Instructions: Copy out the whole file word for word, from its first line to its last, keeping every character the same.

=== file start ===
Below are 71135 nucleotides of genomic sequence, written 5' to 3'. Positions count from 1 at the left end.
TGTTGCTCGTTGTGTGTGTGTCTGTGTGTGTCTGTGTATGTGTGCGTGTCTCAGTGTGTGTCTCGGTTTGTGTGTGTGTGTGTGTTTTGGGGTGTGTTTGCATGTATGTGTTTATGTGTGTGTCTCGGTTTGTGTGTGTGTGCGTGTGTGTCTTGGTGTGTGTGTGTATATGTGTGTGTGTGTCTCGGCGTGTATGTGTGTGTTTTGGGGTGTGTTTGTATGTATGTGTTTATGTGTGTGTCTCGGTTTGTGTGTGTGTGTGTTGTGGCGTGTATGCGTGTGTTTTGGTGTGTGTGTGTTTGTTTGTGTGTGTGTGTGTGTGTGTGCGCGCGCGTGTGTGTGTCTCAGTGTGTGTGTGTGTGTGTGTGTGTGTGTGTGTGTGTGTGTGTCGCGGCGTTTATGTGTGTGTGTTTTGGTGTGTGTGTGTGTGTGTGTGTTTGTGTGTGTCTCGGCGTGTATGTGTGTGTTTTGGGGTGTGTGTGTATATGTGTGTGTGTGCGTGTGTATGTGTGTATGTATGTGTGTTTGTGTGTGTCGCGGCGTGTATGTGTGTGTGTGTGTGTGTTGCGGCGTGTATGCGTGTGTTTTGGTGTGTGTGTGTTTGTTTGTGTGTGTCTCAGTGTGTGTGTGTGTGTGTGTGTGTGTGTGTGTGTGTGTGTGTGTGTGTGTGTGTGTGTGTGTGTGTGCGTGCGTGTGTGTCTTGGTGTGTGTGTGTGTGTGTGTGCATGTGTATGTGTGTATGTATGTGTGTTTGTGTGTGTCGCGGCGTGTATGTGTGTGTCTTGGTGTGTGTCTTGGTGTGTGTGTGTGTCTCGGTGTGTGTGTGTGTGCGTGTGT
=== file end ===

Below are 71135 nucleotides of genomic sequence, written 5' to 3'. Positions count from 1 at the left end.
TGTTGCTCGTTGTGTGTGTGTCTGTGTGTGTCTGTGTATGTGTGCGTGTCTCAGTGTGTGTCTCGGTTTGTGTGTGTGTGTGTGTTTTGGGGTGTGTTTGCATGTATGTGTTTATGTGTGTGTCTCGGTTTGTGTGTGTGTGCGTGTGTGTCTTGGTGTGTGTGTGTATATGTGTGTGTGTGTCTCGGCGTGTATGTGTGTGTTTTGGGGTGTGTTTGTATGTATGTGTTTATGTGTGTGTCTCGGTTTGTGTGTGTGTGTGTTGTGGCGTGTATGCGTGTGTTTTGGTGTGTGTGTGTTTGTTTGTGTGTGTGTGTGTGTGTGTGCGCGCGCGTGTGTGTGTCTCAGTGTGTGTGTGTGTGTGTGTGTGTGTGTGTGTGTGTGTGTGTCGCGGCGTTTATGTGTGTGTGTTTTGGTGTGTGTGTGTGTGTGTGTGTTTGTGTGTGTCTCGGCGTGTATGTGTGTGTTTTGGGGTGTGTGTGTATATGTGTGTGTGTGCGTGTGTATGTGTGTATGTATGTGTGTTTGTGTGTGTCGCGGCGTGTATGTGTGTGTGTGTGTGTGTTGCGGCGTGTATGCGTGTGTTTTGGTGTGTGTGTGTTTGTTTGTGTGTGTCTCAGTGTGTGTGTGTGTGTGTGTGTGTGTGTGTGTGTGTGTGTGTGTGTGTGTGTGTGTGTGTGTGTGTGCGTGCGTGTGTGTCTTGGTGTGTGTGTGTGTGTGTGTGCATGTGTATGTGTGTATGTATGTGTGTTTGTGTGTGTCGCGGCGTGTATGTGTGTGTCTTGGTGTGTGTCTTGGTGTGTGTGTGTGTCTCGGTGTGTGTGTGTGTGCGTGTGT